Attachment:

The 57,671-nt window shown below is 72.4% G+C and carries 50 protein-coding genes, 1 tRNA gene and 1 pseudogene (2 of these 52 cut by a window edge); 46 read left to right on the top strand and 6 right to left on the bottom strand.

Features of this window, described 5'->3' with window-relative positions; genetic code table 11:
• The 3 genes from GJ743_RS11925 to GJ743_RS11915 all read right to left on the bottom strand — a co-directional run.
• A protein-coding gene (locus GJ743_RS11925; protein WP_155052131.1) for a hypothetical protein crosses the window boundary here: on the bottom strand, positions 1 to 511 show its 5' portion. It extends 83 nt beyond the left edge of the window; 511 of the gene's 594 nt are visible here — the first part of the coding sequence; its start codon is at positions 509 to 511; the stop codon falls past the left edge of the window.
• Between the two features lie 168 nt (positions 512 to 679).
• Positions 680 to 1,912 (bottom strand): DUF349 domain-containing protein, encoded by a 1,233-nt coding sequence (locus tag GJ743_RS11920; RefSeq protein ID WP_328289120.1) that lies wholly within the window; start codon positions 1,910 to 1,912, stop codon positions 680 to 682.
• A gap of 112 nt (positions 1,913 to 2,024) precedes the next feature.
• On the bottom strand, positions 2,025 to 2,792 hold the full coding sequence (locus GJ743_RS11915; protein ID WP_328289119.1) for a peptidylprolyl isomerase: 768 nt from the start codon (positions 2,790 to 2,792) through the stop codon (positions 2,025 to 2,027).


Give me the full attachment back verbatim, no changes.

The 57,671-nt window shown below is 72.4% G+C and carries 50 protein-coding genes, 1 tRNA gene and 1 pseudogene (2 of these 52 cut by a window edge); 46 read left to right on the top strand and 6 right to left on the bottom strand.

Features of this window, described 5'->3' with window-relative positions; genetic code table 11:
• The 3 genes from GJ743_RS11925 to GJ743_RS11915 all read right to left on the bottom strand — a co-directional run.
• A protein-coding gene (locus GJ743_RS11925; protein WP_155052131.1) for a hypothetical protein crosses the window boundary here: on the bottom strand, positions 1 to 511 show its 5' portion. It extends 83 nt beyond the left edge of the window; 511 of the gene's 594 nt are visible here — the first part of the coding sequence; its start codon is at positions 509 to 511; the stop codon falls past the left edge of the window.
• Between the two features lie 168 nt (positions 512 to 679).
• Positions 680 to 1,912 (bottom strand): DUF349 domain-containing protein, encoded by a 1,233-nt coding sequence (locus tag GJ743_RS11920; RefSeq protein ID WP_328289120.1) that lies wholly within the window; start codon positions 1,910 to 1,912, stop codon positions 680 to 682.
• A gap of 112 nt (positions 1,913 to 2,024) precedes the next feature.
• On the bottom strand, positions 2,025 to 2,792 hold the full coding sequence (locus GJ743_RS11915; protein ID WP_328289119.1) for a peptidylprolyl isomerase: 768 nt from the start codon (positions 2,790 to 2,792) through the stop codon (positions 2,025 to 2,027).